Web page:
The growing trend of globalization has an impact on businesses as well as the lives of consumers, business owners and workers. One of the effects of globalization is labor arbitrage, which refers to the movement of workers or jobs because of changing economic conditions. While some labor arbitrage is a natural part of a complex global economy, too much can cause unintended social, political and economic problems.
Economists use the term labor arbitrage to refer to any movement of labor markets or workers that is due to a reduction in factors that limit globalization. Globalization refers to the way countries, populations and economies come to share practices and policies, which may involve a physical coming together or interaction through telecommunications. Labor arbitrage is just one of the effects of globalization, but it is among the most significant for individual workers who find their positions in the economy changing because of factors beyond their control.
Labor arbitrage can take several different forms depending on the specific circumstances and the labor markets involved. One common form of labor arbitrage is immigration, with workers relocating to countries where there is more available work or where wages are higher. Employer-sponsored immigration, where workers receive temporary work visas, is also part of labor arbitrage. Another form that labor arbitrage takes is outsourcing, which occurs when a business cuts jobs in one country and instead employs foreign workers in their home countries to perform some, or all, of the same tasks as the former employees, but at a lower pay or tax rate.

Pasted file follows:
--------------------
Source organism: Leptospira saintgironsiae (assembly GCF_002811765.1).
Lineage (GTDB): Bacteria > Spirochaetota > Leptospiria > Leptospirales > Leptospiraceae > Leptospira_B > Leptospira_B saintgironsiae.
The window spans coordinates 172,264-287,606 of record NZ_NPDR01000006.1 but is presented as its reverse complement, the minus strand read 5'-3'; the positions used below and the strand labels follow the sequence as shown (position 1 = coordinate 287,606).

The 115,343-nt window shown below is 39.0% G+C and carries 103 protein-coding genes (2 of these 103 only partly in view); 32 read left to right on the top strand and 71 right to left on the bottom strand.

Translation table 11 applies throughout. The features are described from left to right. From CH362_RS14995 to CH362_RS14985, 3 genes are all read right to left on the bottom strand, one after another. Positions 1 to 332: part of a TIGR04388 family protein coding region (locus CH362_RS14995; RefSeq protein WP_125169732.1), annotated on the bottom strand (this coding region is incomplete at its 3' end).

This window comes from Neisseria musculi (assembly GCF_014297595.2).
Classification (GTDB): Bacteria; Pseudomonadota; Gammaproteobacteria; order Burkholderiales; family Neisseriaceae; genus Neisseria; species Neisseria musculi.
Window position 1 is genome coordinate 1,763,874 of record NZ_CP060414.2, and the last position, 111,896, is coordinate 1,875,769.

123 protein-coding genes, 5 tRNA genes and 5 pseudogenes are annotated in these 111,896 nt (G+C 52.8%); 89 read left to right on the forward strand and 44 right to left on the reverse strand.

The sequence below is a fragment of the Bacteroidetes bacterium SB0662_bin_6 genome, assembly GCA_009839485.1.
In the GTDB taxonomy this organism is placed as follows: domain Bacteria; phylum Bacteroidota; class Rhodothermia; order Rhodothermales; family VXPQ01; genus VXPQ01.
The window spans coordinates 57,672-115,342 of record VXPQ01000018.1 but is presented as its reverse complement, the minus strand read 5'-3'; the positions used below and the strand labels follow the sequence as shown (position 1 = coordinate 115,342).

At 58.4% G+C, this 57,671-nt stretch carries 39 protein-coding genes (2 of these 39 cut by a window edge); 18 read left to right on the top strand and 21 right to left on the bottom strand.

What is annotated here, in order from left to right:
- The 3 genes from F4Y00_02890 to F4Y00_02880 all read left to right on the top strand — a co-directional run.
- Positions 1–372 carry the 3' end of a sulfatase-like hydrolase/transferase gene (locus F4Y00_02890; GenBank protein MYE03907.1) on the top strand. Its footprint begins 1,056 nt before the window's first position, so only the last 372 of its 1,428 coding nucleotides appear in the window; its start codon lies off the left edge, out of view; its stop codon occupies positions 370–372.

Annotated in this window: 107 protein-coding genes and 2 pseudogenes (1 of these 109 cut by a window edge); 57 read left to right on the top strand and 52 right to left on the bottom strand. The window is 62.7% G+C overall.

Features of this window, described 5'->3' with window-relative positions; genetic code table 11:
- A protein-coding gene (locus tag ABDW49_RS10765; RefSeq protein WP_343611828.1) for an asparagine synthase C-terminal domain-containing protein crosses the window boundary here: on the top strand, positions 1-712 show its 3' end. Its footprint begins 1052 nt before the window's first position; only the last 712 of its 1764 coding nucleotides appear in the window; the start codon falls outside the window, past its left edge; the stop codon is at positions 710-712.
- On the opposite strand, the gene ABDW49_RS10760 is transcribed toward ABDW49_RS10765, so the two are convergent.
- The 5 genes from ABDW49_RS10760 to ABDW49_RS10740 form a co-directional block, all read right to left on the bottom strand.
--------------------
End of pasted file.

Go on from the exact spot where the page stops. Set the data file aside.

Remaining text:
Labor arbitrage usually occurs when it represents a financial advantage for businesses. Tax policies, minimum wage laws and workers' rights laws, including the requirement for benefits such as health insurance and paid leave in some countries, make it more profitable to do business in certain locations. As long as businesses can legally import labor or outsource jobs, they have the right to do so as a means of seeking greater profits. In some cases, governments contribute to labor arbitrage by making their national labor force more appealing, either by reducing payroll taxes for foreign businesses or relaxing workers' rights laws. Business methods, including low-cost telecommunications and global supply chains, also make it easier for labor arbitrage to occur.
The effects of labor arbitrage reach to many corners of the global economy. Workers who live in countries where wages are high and workers enjoy many rights may see unemployment increase as domestic businesses outsource jobs and import foreign labor. Governments stand to lose, or gain, tax revenue as businesses export and import workers, respectively. Businesses can use labor arbitrage to gain a competitive advantage and reduce labor costs. Workers who relocate to follow jobs see their lifestyles changed dramatically by the process of labor arbitrage.